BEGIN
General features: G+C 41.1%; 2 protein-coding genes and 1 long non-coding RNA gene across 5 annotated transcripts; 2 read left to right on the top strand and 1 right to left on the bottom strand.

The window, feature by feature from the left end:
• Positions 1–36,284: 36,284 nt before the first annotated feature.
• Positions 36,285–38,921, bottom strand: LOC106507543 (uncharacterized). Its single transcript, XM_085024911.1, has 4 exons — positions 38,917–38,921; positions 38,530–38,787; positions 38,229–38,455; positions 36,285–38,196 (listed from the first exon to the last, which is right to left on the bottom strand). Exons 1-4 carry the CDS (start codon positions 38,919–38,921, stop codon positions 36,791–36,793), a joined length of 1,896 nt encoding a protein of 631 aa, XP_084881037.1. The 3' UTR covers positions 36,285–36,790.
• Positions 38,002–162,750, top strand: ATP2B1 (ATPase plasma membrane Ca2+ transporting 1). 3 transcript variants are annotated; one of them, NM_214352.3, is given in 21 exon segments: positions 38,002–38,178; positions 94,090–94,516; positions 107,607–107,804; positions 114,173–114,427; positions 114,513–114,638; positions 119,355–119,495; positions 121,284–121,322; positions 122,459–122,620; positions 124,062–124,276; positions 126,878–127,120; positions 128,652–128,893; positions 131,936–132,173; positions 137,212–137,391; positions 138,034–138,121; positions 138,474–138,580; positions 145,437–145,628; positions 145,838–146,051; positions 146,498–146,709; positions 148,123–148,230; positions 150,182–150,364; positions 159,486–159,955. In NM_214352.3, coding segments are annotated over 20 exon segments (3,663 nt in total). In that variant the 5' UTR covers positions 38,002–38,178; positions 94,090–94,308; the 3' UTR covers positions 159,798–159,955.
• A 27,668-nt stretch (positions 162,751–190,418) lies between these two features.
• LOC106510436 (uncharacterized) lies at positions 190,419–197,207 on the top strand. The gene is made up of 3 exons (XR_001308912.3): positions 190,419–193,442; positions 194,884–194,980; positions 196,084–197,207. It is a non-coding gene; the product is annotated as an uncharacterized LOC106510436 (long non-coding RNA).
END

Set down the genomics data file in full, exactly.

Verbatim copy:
General features: G+C 41.1%; 2 protein-coding genes and 1 long non-coding RNA gene across 5 annotated transcripts; 2 read left to right on the top strand and 1 right to left on the bottom strand.

The window, feature by feature from the left end:
• Positions 1–36,284: 36,284 nt before the first annotated feature.
• Positions 36,285–38,921, bottom strand: LOC106507543 (uncharacterized). Its single transcript, XM_085024911.1, has 4 exons — positions 38,917–38,921; positions 38,530–38,787; positions 38,229–38,455; positions 36,285–38,196 (listed from the first exon to the last, which is right to left on the bottom strand). Exons 1-4 carry the CDS (start codon positions 38,919–38,921, stop codon positions 36,791–36,793), a joined length of 1,896 nt encoding a protein of 631 aa, XP_084881037.1. The 3' UTR covers positions 36,285–36,790.
• Positions 38,002–162,750, top strand: ATP2B1 (ATPase plasma membrane Ca2+ transporting 1). 3 transcript variants are annotated; one of them, NM_214352.3, is given in 21 exon segments: positions 38,002–38,178; positions 94,090–94,516; positions 107,607–107,804; positions 114,173–114,427; positions 114,513–114,638; positions 119,355–119,495; positions 121,284–121,322; positions 122,459–122,620; positions 124,062–124,276; positions 126,878–127,120; positions 128,652–128,893; positions 131,936–132,173; positions 137,212–137,391; positions 138,034–138,121; positions 138,474–138,580; positions 145,437–145,628; positions 145,838–146,051; positions 146,498–146,709; positions 148,123–148,230; positions 150,182–150,364; positions 159,486–159,955. In NM_214352.3, coding segments are annotated over 20 exon segments (3,663 nt in total). In that variant the 5' UTR covers positions 38,002–38,178; positions 94,090–94,308; the 3' UTR covers positions 159,798–159,955.
• A 27,668-nt stretch (positions 162,751–190,418) lies between these two features.
• LOC106510436 (uncharacterized) lies at positions 190,419–197,207 on the top strand. The gene is made up of 3 exons (XR_001308912.3): positions 190,419–193,442; positions 194,884–194,980; positions 196,084–197,207. It is a non-coding gene; the product is annotated as an uncharacterized LOC106510436 (long non-coding RNA).